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Butterflies of North America -- Phocides palemon

North American Butterflies and Moths List

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Butterflies of North America

Guava Skipper (Phocides palemon)
JPG -- species photo

Guava Skipper (Phocides palemon [Fabricius])

Wing span: 1 5/8 - 2 1/2 inches (4.2 - 6.3 cm).

Identification: Fringes are white. Upperside is black with green rays leading from the wing bases. Underside is black with a red bar at the costal edge.

Life history: Females lay eggs singly on the upperside of terminal leaves of the host plant. Caterpillars spend the day in leaf shelters and eat leaves during the night.

Flight: Many broods in February, April, and June-December in South Texas.

Caterpillar hosts: Guava (Psidium species).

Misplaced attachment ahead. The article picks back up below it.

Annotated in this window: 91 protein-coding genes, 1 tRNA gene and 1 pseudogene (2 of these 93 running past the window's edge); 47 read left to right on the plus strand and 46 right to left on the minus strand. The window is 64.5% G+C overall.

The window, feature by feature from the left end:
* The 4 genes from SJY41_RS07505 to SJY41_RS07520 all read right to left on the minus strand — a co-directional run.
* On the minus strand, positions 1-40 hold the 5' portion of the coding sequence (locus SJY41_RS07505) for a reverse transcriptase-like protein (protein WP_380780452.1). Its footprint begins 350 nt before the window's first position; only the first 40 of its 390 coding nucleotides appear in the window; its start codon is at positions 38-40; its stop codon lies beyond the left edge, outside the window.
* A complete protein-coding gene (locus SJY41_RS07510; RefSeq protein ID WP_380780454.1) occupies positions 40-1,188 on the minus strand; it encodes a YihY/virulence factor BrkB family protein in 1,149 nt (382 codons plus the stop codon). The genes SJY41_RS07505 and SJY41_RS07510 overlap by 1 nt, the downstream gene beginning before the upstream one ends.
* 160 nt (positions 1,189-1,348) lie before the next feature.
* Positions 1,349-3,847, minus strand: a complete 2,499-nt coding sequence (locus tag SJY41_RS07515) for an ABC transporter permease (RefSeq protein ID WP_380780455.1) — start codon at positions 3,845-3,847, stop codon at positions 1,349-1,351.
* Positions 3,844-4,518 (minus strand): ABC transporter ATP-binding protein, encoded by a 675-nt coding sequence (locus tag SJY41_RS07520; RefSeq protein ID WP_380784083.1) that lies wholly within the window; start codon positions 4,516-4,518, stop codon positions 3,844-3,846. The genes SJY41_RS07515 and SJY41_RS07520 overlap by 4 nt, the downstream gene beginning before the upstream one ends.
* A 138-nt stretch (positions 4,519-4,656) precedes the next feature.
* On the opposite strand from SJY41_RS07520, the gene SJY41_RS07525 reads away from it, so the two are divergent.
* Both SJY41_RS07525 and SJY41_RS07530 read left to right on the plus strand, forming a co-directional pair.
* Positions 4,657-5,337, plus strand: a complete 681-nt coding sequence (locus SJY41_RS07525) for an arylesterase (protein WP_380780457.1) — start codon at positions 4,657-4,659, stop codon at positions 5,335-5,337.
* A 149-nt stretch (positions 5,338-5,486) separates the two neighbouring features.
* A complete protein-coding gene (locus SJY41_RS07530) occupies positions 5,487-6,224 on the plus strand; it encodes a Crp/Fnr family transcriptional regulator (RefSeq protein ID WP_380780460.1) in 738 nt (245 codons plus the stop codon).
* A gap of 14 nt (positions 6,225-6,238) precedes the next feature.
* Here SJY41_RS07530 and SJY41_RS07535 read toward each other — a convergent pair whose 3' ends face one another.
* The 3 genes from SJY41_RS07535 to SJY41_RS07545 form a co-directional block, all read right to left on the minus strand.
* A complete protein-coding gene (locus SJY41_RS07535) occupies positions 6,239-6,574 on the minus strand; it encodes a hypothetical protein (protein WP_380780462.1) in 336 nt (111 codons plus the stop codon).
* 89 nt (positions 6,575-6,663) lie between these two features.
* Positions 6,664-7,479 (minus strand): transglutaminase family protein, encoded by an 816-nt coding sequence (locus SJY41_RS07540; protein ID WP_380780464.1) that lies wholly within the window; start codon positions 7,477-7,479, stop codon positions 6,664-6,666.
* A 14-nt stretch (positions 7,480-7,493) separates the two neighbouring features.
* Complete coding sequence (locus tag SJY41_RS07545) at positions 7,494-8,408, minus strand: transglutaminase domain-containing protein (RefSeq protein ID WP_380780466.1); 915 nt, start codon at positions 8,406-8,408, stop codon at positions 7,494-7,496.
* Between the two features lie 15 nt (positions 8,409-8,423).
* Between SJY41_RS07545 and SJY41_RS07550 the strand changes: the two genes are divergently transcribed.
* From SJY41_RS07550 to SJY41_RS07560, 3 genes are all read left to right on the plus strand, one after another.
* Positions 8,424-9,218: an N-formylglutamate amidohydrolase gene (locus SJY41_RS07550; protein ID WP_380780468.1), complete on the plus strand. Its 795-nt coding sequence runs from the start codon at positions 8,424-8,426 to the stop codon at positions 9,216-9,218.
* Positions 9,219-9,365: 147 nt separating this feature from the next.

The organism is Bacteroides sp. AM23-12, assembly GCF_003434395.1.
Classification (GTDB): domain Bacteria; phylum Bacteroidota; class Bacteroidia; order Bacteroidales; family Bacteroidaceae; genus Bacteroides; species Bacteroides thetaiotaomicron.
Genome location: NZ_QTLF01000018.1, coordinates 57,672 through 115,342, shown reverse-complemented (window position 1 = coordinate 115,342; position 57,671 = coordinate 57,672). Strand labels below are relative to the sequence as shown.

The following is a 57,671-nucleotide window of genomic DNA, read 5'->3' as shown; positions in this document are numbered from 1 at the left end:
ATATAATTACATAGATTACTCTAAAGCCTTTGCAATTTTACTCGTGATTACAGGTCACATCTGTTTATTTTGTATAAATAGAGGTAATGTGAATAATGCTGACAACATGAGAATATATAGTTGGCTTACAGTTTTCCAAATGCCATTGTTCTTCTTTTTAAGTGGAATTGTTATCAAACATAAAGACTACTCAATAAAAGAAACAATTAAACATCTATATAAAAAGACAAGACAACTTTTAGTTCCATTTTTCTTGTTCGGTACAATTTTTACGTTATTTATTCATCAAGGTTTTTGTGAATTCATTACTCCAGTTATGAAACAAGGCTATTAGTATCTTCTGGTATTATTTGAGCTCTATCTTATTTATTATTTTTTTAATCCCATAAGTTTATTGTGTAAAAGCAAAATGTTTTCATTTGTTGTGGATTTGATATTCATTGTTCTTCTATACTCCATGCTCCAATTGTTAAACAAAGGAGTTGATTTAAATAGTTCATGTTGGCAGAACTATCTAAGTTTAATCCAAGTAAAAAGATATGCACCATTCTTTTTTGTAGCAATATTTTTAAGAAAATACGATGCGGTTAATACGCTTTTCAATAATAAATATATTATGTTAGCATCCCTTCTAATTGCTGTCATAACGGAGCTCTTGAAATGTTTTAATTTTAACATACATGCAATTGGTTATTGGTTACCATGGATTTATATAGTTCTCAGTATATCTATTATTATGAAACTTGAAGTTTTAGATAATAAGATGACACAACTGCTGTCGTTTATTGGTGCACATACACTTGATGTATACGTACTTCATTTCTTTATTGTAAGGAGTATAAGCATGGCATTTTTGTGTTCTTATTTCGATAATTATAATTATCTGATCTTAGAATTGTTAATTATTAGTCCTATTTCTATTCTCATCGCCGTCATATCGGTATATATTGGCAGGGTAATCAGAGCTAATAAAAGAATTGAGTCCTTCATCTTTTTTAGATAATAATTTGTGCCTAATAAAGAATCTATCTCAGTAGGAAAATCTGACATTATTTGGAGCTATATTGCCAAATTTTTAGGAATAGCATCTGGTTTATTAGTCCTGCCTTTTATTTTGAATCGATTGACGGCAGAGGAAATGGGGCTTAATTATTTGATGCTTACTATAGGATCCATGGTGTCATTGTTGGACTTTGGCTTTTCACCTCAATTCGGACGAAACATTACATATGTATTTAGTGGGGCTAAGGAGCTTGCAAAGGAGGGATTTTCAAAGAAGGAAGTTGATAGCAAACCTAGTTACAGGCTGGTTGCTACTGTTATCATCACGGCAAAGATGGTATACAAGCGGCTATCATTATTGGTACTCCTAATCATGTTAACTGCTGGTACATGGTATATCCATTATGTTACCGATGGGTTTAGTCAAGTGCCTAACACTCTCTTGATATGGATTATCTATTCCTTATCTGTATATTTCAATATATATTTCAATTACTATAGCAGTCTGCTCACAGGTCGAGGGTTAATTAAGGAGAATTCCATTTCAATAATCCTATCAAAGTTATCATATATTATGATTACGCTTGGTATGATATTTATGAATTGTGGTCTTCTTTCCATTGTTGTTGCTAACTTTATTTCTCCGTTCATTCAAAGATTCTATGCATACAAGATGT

Adult food: Presumably flower nectar.

Habitat: Subtropical woods, city gardens.

Range: The lower Rio Grande Valley of South Texas south through Mexico and Central America to Argentina.

Conservation: Not usually required.

The Nature Conservancy Global Rank: G5 - Demonstrably secure globally, though it may be quite rare in parts of its range, especially at the periphery.

Management needs: None reported.

References:

Opler, P. A. and V. Malikul. 1992. A field guide to eastern butterflies. Peterson 
     field guide #4. Houghton-Mifflin Co., Boston. 396 pages, 48 color plates.

Scott, J. A. 1986. The butterflies of North America. Stanford University Press, 
     Stanford, Calif. 583 pages, 64 color plates.

Author: Jane M. Struttmann

Guava Skipper (Phocides palemon)
distribution map
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